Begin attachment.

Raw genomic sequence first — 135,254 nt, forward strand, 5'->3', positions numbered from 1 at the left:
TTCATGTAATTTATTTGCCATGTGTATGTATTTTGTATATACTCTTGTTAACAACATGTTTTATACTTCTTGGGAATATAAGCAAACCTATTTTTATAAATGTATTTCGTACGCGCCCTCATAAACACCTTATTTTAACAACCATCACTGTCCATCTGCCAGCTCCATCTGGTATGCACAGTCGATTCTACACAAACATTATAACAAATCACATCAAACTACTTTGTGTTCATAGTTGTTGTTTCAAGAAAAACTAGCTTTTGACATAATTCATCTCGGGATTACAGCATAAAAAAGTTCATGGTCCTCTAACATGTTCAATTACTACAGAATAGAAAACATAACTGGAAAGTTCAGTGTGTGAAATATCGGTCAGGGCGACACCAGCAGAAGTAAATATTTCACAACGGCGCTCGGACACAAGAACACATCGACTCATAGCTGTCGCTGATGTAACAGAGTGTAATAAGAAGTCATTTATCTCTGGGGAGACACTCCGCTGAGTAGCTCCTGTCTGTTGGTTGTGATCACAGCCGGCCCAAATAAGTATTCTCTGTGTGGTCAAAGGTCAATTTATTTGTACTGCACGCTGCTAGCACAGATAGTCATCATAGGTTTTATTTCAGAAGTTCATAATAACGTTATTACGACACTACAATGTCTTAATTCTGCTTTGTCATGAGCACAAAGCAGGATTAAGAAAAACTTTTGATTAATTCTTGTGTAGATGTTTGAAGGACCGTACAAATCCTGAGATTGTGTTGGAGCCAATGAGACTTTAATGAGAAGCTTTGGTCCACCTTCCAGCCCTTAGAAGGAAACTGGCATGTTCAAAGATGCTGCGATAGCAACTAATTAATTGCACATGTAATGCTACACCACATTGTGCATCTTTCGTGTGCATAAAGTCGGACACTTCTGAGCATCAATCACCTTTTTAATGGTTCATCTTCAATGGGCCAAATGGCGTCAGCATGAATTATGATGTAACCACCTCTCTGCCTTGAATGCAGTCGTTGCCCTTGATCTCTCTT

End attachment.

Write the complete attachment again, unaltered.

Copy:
Raw genomic sequence first — 135,254 nt, forward strand, 5'->3', positions numbered from 1 at the left:
TTCATGTAATTTATTTGCCATGTGTATGTATTTTGTATATACTCTTGTTAACAACATGTTTTATACTTCTTGGGAATATAAGCAAACCTATTTTTATAAATGTATTTCGTACGCGCCCTCATAAACACCTTATTTTAACAACCATCACTGTCCATCTGCCAGCTCCATCTGGTATGCACAGTCGATTCTACACAAACATTATAACAAATCACATCAAACTACTTTGTGTTCATAGTTGTTGTTTCAAGAAAAACTAGCTTTTGACATAATTCATCTCGGGATTACAGCATAAAAAAGTTCATGGTCCTCTAACATGTTCAATTACTACAGAATAGAAAACATAACTGGAAAGTTCAGTGTGTGAAATATCGGTCAGGGCGACACCAGCAGAAGTAAATATTTCACAACGGCGCTCGGACACAAGAACACATCGACTCATAGCTGTCGCTGATGTAACAGAGTGTAATAAGAAGTCATTTATCTCTGGGGAGACACTCCGCTGAGTAGCTCCTGTCTGTTGGTTGTGATCACAGCCGGCCCAAATAAGTATTCTCTGTGTGGTCAAAGGTCAATTTATTTGTACTGCACGCTGCTAGCACAGATAGTCATCATAGGTTTTATTTCAGAAGTTCATAATAACGTTATTACGACACTACAATGTCTTAATTCTGCTTTGTCATGAGCACAAAGCAGGATTAAGAAAAACTTTTGATTAATTCTTGTGTAGATGTTTGAAGGACCGTACAAATCCTGAGATTGTGTTGGAGCCAATGAGACTTTAATGAGAAGCTTTGGTCCACCTTCCAGCCCTTAGAAGGAAACTGGCATGTTCAAAGATGCTGCGATAGCAACTAATTAATTGCACATGTAATGCTACACCACATTGTGCATCTTTCGTGTGCATAAAGTCGGACACTTCTGAGCATCAATCACCTTTTTAATGGTTCATCTTCAATGGGCCAAATGGCGTCAGCATGAATTATGATGTAACCACCTCTCTGCCTTGAATGCAGTCGTTGCCCTTGATCTCTCTT